USDA’s Agricultural Marketing Service (AMS) reports three weight categories for broiler slaughter. The lightest birds go primarily to fast food operations that buy chicken by the pound and sell it by the piece. The middle category is mostly whole birds for retail and rotisserie operations.

The heavy category is for tray-pack and further processing, which gives processors more pounds of meat for the labor required to cut up each carcass. Much of the growth in chicken consumption has been in this cut-up and further-processed category, due to consumer preference for such cuts as skinless boneless breast meat, according to USDA Livestock, Dairy, and Poultry Outlook Report.

Projected broiler production for 2017 was increased because of higher than expected production in September, while projected exports were lowered for both 2017 and 2018 due to relatively weak September exports. Egg price projections were increased for the fourth quarter and the following quarter since recent prices have exceeded expectations. Whole turkey price projections were decreased further as prices have remained below historical averages. For 2018, turkey production projections were lowered 115 million pounds due to weakness in prices.

September broiler meat production was 3.4 billion pounds, slightly below last year due to one less slaughter day. A strong increase in bird weights, shown in the figure below, contributed to robust output on active slaughter days. Larger than expected bird weights were driven in part by a relatively cool summer in the South. During the summer months, bird weights showed a less pronounced seasonal decrease than the typical pattern that occurs when higher temperatures reduce bird appetites. In September, heavier bird weights may have encouraged producers to increase the pace of slaughter, since there have been some quality problems with the heavier-weight birds, i.e., “wooden” breast meat.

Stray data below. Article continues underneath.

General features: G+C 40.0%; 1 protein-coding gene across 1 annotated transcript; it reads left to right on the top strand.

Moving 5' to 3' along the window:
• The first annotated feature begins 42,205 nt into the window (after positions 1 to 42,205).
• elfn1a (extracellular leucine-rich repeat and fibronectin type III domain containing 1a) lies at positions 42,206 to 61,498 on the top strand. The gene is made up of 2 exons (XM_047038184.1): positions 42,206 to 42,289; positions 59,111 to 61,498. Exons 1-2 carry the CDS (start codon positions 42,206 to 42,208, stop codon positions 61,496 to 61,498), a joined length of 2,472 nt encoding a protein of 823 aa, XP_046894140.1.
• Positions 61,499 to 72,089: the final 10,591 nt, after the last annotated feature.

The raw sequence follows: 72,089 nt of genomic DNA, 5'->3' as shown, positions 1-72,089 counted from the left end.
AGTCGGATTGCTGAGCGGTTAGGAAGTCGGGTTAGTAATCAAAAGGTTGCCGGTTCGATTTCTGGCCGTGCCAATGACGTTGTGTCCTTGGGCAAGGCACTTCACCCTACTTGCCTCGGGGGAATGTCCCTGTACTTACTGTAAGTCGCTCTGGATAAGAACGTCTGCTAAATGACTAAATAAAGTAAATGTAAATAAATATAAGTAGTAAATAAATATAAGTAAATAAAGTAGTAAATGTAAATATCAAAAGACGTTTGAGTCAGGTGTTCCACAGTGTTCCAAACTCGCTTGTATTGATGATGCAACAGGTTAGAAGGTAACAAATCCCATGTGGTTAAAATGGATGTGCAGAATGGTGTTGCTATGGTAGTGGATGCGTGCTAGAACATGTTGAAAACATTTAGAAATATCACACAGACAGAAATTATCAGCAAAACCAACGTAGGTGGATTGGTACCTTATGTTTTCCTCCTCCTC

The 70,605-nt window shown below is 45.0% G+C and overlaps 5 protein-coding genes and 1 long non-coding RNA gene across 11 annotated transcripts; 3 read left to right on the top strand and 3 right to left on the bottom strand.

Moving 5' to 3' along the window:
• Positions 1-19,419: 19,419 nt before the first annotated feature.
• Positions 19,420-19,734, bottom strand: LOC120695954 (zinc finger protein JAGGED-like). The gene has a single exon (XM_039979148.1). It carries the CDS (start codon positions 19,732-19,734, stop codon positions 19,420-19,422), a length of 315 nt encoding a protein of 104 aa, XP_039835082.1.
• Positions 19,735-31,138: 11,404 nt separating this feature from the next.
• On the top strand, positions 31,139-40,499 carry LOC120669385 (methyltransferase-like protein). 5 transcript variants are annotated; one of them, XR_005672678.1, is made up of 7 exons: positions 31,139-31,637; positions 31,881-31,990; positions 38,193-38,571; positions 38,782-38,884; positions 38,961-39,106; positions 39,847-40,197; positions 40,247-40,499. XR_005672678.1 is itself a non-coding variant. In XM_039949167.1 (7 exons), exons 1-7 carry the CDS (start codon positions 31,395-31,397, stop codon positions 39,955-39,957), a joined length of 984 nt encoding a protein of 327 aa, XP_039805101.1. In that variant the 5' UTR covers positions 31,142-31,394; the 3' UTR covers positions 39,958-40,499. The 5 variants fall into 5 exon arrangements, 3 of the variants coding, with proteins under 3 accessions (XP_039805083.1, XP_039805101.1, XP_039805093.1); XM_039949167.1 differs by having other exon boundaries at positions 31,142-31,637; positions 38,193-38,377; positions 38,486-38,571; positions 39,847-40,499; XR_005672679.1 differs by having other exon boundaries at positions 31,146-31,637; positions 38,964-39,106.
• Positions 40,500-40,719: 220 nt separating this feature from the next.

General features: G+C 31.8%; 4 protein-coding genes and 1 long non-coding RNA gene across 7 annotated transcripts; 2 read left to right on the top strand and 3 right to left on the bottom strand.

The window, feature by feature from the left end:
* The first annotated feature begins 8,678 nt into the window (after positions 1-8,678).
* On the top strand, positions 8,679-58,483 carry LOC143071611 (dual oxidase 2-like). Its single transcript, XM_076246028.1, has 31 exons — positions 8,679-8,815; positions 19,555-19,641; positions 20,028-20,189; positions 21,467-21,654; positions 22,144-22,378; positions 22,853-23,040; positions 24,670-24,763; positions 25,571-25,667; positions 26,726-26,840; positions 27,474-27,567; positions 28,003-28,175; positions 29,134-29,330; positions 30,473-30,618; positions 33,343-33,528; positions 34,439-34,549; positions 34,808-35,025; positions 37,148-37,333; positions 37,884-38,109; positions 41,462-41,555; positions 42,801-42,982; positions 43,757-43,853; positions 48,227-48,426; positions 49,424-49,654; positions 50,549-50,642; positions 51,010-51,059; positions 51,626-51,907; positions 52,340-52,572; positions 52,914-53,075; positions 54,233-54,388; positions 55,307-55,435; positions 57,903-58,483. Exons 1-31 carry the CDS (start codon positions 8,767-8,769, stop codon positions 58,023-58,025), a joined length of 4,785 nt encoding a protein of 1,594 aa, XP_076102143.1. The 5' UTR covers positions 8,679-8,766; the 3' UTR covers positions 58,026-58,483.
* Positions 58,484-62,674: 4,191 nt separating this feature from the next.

Looking ahead, birds should continue to be available in good numbers based upon recent chick placements. Weights are not likely to grow at the trends seen prior to mid-2016. The fourth-quarter production forecast was left unchanged, as was the 2018 forecast.

Broiler exports in September were 523 million pounds, about 11 percent below last year. Exports to most major destinations were lower, although shipments to Japan and Iraq were higher. In September, leg quarter prices (Northeast) were 27 percent higher than a year earlier, which may have reduced purchases by price sensitive buyers, especially in lower income countries where leg quarters are often shipped. Expectations for future exports were reduced, with the 2017 projection lowered to 6,713 million pounds and the 2018 projection lowered to 6,910 million pounds.

Higher September production and lower exports lead to an increase of broiler meat in cold storage facilities, with month-ending stocks up 41 million pounds from August. Much of the broiler stock increase affected dark-meat items. Projected year-ending stocks were increased to 780 million pounds for 2017 and 2018.

Weekly prices for whole broilers (national composite) held relatively stable in October and rose to 86 cents per pound for the week ending November 10. Prices will likely trend upwards after reaching the seasonal low point that typically occurs around this time of the year. Price projections for the remainder of 2017 and for 2018 were not changed.